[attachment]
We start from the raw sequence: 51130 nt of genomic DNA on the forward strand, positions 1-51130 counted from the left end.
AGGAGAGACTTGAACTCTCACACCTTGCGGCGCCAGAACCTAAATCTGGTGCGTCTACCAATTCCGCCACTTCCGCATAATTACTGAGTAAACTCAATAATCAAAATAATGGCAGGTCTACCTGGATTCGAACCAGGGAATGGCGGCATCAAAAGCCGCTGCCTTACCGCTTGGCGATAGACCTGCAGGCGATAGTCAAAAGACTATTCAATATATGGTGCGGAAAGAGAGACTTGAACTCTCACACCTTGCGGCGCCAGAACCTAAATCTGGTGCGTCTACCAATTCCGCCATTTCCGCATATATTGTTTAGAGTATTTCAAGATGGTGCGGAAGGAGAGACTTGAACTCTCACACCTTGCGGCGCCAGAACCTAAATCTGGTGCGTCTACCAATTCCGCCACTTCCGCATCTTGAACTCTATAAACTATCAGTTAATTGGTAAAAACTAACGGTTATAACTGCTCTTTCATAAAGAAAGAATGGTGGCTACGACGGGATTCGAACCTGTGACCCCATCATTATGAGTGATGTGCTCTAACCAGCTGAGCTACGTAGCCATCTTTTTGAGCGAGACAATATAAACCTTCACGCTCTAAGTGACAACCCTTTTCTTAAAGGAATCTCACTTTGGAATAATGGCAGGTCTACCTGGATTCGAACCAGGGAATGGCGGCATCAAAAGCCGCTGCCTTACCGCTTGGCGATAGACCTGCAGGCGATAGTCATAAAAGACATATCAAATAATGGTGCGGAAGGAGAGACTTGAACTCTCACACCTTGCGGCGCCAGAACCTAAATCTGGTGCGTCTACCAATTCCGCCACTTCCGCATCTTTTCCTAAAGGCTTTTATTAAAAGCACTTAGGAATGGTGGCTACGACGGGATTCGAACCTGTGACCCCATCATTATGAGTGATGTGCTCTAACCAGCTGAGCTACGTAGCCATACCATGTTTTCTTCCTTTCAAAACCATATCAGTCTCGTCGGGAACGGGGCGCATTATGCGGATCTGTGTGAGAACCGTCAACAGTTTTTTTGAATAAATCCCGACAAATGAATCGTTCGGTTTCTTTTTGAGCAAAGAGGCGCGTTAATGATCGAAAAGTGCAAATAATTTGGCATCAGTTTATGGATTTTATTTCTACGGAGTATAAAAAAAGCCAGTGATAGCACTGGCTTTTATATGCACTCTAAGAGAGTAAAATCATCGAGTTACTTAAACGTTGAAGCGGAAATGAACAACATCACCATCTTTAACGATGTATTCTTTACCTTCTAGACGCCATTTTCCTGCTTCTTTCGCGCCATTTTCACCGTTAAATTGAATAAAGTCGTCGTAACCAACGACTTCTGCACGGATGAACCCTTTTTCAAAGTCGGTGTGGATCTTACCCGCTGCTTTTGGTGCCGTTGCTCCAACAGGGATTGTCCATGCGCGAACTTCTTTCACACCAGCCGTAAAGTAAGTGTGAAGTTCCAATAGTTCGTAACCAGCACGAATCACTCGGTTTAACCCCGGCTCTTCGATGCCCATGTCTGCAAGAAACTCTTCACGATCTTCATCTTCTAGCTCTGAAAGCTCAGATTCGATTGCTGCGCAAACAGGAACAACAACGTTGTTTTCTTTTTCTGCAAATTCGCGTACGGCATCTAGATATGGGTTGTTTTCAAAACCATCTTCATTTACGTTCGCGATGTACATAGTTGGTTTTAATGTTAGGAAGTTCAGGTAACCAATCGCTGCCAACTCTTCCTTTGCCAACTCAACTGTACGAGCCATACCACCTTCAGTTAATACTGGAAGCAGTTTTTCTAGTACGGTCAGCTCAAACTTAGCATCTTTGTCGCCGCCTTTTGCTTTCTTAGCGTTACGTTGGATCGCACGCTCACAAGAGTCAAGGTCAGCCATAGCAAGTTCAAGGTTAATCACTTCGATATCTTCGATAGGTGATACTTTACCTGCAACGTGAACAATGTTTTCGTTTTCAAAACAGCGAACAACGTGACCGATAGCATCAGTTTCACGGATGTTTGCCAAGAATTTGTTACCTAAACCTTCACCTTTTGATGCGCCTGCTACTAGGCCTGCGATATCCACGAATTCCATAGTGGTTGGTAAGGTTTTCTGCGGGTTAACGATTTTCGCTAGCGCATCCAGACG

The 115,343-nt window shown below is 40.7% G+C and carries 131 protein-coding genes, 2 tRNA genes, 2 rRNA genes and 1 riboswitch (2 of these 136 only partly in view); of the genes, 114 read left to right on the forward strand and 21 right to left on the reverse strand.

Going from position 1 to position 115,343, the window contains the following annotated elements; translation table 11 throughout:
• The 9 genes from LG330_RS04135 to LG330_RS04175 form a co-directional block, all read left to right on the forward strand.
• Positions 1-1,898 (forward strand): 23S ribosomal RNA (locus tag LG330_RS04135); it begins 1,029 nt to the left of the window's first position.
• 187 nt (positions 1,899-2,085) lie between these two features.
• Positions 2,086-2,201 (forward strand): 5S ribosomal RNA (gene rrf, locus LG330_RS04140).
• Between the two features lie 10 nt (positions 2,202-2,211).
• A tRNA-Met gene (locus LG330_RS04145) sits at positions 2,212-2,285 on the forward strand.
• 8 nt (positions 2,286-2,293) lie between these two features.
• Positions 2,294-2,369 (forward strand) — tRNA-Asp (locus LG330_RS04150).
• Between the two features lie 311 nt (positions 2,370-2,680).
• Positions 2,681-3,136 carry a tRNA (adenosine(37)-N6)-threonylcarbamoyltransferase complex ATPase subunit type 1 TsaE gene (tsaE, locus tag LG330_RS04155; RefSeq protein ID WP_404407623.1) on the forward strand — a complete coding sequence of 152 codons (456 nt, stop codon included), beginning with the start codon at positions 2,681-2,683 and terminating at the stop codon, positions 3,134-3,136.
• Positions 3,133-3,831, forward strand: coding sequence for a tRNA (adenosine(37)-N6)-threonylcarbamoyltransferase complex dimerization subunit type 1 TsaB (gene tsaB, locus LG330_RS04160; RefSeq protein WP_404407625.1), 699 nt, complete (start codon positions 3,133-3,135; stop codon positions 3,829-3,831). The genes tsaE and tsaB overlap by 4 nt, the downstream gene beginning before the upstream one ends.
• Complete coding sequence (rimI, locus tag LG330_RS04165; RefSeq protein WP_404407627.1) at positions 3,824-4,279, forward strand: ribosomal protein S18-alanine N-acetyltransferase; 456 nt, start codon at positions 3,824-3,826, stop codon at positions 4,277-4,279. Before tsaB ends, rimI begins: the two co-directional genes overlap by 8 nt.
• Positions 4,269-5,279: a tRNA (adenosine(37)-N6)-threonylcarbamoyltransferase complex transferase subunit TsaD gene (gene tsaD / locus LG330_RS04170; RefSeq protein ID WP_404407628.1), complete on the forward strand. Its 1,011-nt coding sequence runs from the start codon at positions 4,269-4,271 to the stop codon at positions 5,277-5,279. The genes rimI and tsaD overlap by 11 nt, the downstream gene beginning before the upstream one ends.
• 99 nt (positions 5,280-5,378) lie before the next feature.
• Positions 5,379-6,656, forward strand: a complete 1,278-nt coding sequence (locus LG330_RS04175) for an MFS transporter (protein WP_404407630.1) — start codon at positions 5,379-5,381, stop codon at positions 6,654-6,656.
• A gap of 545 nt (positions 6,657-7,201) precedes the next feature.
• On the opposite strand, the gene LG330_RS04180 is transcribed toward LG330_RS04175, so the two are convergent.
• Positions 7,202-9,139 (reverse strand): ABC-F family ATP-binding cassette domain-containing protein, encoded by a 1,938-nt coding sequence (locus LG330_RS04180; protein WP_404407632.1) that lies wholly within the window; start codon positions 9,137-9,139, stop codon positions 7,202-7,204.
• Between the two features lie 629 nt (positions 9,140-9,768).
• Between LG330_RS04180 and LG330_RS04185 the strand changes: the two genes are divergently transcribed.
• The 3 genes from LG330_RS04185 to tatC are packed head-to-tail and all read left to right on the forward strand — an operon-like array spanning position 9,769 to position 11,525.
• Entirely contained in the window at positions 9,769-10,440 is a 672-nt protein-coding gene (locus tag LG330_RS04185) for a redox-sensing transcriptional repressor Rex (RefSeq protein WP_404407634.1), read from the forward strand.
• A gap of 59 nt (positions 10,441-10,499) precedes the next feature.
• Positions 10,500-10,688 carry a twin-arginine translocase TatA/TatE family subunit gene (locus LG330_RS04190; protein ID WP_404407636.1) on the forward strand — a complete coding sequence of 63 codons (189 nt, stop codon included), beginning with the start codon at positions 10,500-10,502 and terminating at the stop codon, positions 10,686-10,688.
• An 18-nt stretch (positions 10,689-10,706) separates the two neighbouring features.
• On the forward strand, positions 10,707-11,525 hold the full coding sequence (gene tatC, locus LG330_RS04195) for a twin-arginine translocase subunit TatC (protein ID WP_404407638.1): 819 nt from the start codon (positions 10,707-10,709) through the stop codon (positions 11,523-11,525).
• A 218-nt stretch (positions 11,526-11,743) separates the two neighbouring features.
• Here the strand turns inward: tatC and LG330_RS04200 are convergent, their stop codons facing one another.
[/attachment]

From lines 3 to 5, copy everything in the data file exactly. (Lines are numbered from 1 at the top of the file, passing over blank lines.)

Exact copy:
The 115,343-nt window shown below is 40.7% G+C and carries 131 protein-coding genes, 2 tRNA genes, 2 rRNA genes and 1 riboswitch (2 of these 136 only partly in view); of the genes, 114 read left to right on the forward strand and 21 right to left on the reverse strand.

Going from position 1 to position 115,343, the window contains the following annotated elements; translation table 11 throughout:
• The 9 genes from LG330_RS04135 to LG330_RS04175 form a co-directional block, all read left to right on the forward strand.